The last feature on the “Georgia Peach” was in early January of this year, so an update on the restoration is in order. The rebuild of the engine transmission, and overdrive began in March the engine, transmission, and overdrive were removed and disassembled for rebuilding, but that is getting a bit ahead of today’s story.
- The “Georgia Peach” ready to go and pick up the Christmas tree just before it was stored for the winter.
The Volvo 120 series was designed and styled in the 1954-1955 period and first sold in the home market and Europe in 1956 with future US sales in mind. The 122s entered the American market in 1959 labeled as a performance car equipped with dual carburetors when exhibited at the New York International Auto Show. The 120’s styling was by Swedish Volvo designer Jan Wilsgaard, who was partially influenced by American automobile coach work of the period.
- An original Volvo 4.5 x 15-inch stamped, rolled and welded steel wheel with oval slots for brake cooling is minus the small center mounted hubcap.
Soft springing was used for a smooth and comfortable fifties type of ride, extra ground clearance was built in by using long coil springs to deal with driving on gravel roads, and snow on the country roads during the long Swedish winters. The very rugged front end features a stout removable cross member with conventional double parallel A-arms, ball joints, coil springs, and an anti-sway bar. The four-wheel drum brakes were followed by Girling disc brakes added to the front in the early-sixties.
The solid rear axle was built by the US based Spicer Manufacturing Co. which also had manufacturing plants in Europe. The model Volvo chose was also used by Jeep and some Studebaker models and is equipped with US-made Lockheed drum brakes; it and the front disc brake hubs share the same American 5 x 4.5-inch bolt pattern as used by Ford, Chrysler, and American Motors products. Volvo chose to use SAE inch-sized fasteners for the car and drivetrain with very few exceptions.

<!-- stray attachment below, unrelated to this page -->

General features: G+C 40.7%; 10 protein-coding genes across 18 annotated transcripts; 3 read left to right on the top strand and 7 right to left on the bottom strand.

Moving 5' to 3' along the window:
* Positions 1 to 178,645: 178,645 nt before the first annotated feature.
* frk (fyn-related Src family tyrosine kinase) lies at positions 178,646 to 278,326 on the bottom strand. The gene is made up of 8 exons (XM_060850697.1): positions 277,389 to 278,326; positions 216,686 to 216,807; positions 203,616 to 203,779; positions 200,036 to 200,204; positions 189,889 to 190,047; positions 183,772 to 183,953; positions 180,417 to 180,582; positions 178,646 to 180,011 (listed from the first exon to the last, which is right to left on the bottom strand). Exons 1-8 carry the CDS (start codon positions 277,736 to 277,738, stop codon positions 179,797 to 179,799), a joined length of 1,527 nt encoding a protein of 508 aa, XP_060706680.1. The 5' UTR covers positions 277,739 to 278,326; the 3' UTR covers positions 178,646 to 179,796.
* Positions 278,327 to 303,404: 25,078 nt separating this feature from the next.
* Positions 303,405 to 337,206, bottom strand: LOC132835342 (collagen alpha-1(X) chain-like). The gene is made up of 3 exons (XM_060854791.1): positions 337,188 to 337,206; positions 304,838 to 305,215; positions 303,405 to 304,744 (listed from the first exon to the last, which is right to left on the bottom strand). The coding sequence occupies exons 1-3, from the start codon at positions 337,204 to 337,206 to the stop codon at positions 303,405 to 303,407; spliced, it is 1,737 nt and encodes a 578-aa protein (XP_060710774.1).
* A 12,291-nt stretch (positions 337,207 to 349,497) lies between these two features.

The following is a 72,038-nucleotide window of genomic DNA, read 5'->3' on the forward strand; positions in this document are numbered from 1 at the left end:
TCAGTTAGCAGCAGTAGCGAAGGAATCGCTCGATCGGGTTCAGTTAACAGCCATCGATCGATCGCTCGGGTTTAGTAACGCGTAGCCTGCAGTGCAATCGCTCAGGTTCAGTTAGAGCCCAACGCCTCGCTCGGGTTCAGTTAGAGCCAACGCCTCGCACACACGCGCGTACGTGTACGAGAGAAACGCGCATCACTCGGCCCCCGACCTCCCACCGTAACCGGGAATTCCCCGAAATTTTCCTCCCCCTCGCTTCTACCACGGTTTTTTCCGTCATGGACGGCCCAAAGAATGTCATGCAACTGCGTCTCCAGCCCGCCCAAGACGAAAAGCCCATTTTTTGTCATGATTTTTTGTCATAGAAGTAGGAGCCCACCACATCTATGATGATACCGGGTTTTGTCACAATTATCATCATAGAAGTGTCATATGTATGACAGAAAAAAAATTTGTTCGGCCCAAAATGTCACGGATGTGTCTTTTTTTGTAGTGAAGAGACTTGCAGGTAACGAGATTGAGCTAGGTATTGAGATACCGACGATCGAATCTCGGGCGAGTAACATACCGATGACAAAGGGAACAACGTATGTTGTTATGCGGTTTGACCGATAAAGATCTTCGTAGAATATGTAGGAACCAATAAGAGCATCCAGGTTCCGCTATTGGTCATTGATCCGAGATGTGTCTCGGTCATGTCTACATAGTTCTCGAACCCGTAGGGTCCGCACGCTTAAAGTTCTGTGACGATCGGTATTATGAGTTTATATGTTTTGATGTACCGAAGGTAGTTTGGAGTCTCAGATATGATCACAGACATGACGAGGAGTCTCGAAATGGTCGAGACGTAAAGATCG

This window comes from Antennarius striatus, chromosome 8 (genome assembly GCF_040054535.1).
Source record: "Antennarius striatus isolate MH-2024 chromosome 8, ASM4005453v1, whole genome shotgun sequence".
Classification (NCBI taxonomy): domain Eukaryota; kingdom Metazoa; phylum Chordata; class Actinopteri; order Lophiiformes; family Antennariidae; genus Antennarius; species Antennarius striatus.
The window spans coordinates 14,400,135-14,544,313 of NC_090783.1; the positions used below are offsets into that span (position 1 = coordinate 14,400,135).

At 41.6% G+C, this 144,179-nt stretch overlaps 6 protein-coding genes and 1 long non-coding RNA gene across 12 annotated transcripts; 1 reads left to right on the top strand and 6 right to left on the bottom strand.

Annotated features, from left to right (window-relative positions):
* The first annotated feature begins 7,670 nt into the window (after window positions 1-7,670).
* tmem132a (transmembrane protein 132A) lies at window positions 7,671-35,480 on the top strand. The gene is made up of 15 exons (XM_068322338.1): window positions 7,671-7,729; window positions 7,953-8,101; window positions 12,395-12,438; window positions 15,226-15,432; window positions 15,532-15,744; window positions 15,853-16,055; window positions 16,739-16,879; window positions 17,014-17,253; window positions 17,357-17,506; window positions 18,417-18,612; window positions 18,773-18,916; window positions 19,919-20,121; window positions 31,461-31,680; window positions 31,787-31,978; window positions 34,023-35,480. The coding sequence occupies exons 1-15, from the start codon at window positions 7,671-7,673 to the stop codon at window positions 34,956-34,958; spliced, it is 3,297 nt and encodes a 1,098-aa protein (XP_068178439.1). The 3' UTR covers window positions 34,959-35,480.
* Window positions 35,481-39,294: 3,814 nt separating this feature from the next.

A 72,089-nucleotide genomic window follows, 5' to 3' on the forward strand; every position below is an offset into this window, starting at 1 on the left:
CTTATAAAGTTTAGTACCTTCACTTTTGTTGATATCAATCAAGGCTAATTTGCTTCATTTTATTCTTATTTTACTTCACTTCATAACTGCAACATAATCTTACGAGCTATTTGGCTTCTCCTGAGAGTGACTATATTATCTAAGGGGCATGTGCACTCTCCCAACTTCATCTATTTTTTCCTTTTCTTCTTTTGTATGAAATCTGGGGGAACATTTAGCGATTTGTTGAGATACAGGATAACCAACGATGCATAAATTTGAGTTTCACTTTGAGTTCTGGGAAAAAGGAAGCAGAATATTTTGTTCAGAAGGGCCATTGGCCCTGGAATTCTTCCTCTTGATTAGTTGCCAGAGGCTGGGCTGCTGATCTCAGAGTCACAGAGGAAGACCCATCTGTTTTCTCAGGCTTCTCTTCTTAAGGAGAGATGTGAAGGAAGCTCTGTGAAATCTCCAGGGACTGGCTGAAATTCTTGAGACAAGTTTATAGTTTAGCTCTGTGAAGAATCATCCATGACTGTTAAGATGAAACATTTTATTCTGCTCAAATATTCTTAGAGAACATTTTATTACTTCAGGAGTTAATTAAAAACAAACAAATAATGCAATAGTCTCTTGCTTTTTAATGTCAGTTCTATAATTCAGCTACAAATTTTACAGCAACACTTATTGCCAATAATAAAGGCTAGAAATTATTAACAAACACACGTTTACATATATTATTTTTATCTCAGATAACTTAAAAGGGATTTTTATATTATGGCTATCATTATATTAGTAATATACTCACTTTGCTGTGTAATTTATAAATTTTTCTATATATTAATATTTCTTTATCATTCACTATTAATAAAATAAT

- 1969 Chrysler six-inch wide police car front wheel with early-1970s Volvo stainless center caps and chrome plated lug nuts. The paint that was applied here with a small touch up spray gun is period semi-gloss silver on the rims with gold centers which harmonize with the saddle-colored upholstery. Tires are Michelin 195/65/15 Premiers.
The soft springs, shocks, and a high center of gravity produce a smooth ride with a maximum cornering speeds that are very modest when compared with modern cars. In addition, the undersized Michelin 165/15 radial tires normally used on most of the cars here in the US would roll under at higher cornering speeds and contribute to excessive lean angles. In the interest of the of the extra power the Judson Supercharger will produce, and to be able to safely keep up with modern highway and road speeds a search for wider period-looking steel wheels began.
In the end, the original wheels and tires were stored away, and 1969 Chrysler “Cop Wheels” were selected as used on the 1974 Dodge Monaco police cars outfitted with the squad car package in the hit movie “The Blues Brothers” starring Dan Aykroyd and John Belushi. The ex. LAPD 440 c.i. “Magnum” V-8-powered Dodges were capable of a 145 mp.h. and the heavy duty police car wheels have six slots for brake cooling.
- Rear wheels are 15 x 7-inch Chrysler with 205/65/15 Michelin tires. Volvo R Sport decals have been added to the center caps. Both front and rear tires are the same outside 25-inch diameter as the originals. The new wheels and tires have vastly reduced tire roll under and also improved handling and ride quality.
The original sixteen and a half-inch steering wheel was replaced by a fifteen-inch period Italian Nardi aluminum and mahogany wheel shown below; it improves entry and exit and also quickens up the steering.
When we return soon, other improvements added to the “Georgia Peach,” and needed parts found over the last year will be covered. At the same time, original Volvo station wagon design concept photos showing the influence of American styling will also be shown. The first five parts of this continuing feature on The Old Motor Volvo 122s can be found here.